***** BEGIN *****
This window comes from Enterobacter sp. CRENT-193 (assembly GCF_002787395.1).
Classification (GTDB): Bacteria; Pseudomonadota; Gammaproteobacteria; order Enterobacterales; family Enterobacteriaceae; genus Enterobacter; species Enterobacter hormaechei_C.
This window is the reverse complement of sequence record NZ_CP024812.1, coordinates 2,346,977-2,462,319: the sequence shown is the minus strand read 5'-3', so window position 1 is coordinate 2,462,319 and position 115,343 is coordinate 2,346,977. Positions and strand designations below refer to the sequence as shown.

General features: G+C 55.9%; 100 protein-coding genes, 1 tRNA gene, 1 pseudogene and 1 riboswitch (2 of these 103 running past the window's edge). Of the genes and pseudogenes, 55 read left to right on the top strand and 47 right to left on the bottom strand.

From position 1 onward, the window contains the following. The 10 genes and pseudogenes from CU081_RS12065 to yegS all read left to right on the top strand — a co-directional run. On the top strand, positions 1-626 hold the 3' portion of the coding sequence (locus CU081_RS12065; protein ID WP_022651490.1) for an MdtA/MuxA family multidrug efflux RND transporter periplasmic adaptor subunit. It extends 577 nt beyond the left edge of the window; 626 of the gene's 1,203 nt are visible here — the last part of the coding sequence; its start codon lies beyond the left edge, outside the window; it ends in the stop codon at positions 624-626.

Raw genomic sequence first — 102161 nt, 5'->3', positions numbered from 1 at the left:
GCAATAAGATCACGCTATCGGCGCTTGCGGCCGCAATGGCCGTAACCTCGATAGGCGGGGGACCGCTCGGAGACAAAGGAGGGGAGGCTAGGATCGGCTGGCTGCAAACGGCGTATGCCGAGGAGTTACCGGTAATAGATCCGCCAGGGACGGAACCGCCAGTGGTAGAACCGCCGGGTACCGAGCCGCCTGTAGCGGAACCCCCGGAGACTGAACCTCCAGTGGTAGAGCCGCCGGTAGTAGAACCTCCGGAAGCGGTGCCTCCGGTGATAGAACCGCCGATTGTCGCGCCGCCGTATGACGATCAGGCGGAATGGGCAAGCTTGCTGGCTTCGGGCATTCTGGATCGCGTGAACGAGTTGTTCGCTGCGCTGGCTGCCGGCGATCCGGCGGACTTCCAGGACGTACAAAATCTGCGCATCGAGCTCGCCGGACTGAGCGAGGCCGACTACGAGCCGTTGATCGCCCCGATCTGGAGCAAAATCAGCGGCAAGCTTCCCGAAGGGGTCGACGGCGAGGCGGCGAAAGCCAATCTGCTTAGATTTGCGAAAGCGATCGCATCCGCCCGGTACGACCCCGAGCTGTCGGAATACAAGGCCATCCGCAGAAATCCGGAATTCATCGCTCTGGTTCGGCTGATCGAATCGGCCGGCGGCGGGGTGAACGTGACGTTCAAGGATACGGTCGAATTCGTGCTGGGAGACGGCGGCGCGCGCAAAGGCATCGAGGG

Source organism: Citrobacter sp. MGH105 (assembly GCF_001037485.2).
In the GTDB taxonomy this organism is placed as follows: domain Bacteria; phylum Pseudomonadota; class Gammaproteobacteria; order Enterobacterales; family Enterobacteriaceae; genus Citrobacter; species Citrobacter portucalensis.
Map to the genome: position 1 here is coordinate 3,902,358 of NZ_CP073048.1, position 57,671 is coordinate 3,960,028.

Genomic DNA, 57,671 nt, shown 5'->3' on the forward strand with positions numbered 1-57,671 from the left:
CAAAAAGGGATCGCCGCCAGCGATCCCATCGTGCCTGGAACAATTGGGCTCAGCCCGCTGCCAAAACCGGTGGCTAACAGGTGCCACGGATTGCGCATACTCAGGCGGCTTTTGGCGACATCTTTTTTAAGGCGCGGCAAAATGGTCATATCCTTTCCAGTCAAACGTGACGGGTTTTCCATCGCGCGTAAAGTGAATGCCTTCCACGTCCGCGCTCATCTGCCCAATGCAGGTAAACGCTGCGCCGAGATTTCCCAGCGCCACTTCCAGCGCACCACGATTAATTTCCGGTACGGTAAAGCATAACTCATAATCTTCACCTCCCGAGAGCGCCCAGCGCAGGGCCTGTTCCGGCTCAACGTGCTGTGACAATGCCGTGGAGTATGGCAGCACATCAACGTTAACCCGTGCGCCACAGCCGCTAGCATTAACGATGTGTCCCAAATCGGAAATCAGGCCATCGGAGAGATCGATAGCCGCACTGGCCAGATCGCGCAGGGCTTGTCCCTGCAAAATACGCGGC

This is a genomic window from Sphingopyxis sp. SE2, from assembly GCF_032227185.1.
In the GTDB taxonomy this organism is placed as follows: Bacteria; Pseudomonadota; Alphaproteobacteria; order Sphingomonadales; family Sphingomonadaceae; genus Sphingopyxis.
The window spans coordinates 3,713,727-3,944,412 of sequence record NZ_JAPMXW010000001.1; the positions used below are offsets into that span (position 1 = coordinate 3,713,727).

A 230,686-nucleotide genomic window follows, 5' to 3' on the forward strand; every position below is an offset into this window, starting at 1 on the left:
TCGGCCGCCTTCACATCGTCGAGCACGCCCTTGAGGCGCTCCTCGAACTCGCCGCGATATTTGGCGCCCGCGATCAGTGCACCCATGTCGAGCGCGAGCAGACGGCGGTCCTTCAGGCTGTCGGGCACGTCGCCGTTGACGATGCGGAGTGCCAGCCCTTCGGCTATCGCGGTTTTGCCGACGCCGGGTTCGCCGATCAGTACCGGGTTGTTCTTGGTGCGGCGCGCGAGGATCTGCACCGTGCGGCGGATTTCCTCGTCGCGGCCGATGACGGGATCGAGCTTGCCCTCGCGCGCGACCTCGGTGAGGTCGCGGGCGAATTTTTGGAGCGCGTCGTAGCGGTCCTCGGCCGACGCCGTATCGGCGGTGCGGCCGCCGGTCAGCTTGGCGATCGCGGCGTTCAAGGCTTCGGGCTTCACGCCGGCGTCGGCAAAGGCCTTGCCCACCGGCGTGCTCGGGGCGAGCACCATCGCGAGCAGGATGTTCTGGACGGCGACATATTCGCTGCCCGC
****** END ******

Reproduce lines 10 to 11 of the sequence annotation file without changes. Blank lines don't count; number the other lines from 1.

Map to the genome: position 1 here is coordinate 3,902,358 of NZ_CP073048.1, position 57,671 is coordinate 3,960,028.

Genomic DNA, 57,671 nt, shown 5'->3' on the forward strand with positions numbered 1-57,671 from the left: